Act 2Edit

A villa by the Seine

The Princess de Bouillon, not the actress Duclos, is waiting for Maurizio and expresses her love for him: 'Acerba voluttà, dolce tortura'. When he enters, she sees the violets and asks how he came by them. Maurizio presents them to her. Nevertheless, despite being grateful for her help at court, he admits he no longer loves her. Although she guesses he has a lover, he won't reveal her name. The Prince and the Abbé suddenly arrive and the Princess hides. Maurizio realizes they think he is with Duclos. Adriana enters and learns Maurizio's true identity. He tells Adriana the assignation was political. They must arrange the escape of the woman who is in hiding. Adriana trusts him and agrees to help. During the intermezzo that follows, the house is darkened, which Adriana uses to tell the Princess she can escape. However, the two women are mutually suspicious and the rescue attempt turns into a blazing quarrel before the Princess finally leaves. The stage manager Michonnet notices that the Princess has dropped a bracelet, which he gives to Adriana.

Act 3Edit

The Hôtel de Bouillon

Maurizio has been imprisoned for debt, whilst the Princess is desperate to discover the identity of her rival. The Prince, who has an interest in chemistry, is storing a powerful poison that the government has asked him to analyze. At a reception given by the Prince and Princess, guests note the arrival of Michonnet and Adriana. The Princess thinks she recognizes the latter's voice. When the Princess announces that Maurizio has been wounded in a duel, Adriana faints. However, soon afterwards, when Maurizio enters uninjured, Adriana is ecstatic. He sings of his war exploits, 'Il russo Mencikoff'. A ballet is performed: the 'Judgement of Paris'. Adriana learns that the bracelet Michonnet found belongs to the Princess. In growing recognition that they are rivals for Maurizio's affection, the Princess and Adriana challenge each other. When the former pointedly suggests that Adriana should recite a scene from 'Ariadne abandoned', the Prince asks instead for a scene from Phèdre. Adriana uses the final lines of the text to make a headstrong attack on the Princess, who determines to have her revenge.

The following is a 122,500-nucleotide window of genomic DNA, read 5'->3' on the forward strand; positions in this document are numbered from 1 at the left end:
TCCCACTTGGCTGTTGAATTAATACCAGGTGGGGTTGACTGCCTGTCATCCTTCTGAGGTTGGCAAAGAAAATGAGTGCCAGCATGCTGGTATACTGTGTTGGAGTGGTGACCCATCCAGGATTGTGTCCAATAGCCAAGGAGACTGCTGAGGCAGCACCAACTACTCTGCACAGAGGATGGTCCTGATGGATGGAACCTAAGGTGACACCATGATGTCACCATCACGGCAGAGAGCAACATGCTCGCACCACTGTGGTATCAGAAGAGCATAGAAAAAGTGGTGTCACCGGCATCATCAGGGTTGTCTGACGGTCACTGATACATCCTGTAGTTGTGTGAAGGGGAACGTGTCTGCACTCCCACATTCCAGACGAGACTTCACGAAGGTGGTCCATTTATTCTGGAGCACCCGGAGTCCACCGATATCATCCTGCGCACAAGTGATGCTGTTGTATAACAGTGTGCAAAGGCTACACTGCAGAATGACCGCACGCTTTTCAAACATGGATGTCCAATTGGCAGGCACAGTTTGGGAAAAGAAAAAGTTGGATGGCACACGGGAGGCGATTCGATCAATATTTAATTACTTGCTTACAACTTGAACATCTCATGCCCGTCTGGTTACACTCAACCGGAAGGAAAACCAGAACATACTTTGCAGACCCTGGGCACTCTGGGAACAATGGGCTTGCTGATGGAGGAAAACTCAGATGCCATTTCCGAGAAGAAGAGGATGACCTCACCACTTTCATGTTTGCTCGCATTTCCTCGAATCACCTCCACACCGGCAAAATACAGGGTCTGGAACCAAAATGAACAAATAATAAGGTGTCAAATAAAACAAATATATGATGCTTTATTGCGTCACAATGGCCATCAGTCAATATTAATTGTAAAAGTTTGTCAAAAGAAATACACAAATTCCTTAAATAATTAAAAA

Act 4Edit

A room in Adriana's house

Michonnet is waiting for Adriana's awakening. Adriana is consumed with anger and jealousy. Members of the theatre company come to visit her, bringing her presents on her name day and trying to persuade her to return to the theatre. Michonnet has retrieved a diamond necklace, previously pawned by Adriana to help Maurizio pay off his debts. A casket is delivered with a note from Maurizio. Adriana looks at the note and immediately feels unwell. She looks in the box and takes out the faded violets that she had once given Maurizio in the theatre. She is hurt that he should send them back to her. She kisses the flowers, 'Poveri fiori', and throws them in the fire. Maurizio enters. He wishes to marry her. Although they embrace, he realises she is shaking. Maurizio tells her that he didn't send the flowers. She becomes deranged. Michonnet and Maurizio realize that she has been poisoned by the Princess. For a moment, she becomes lucid again, 'ecco la luce', but then dies.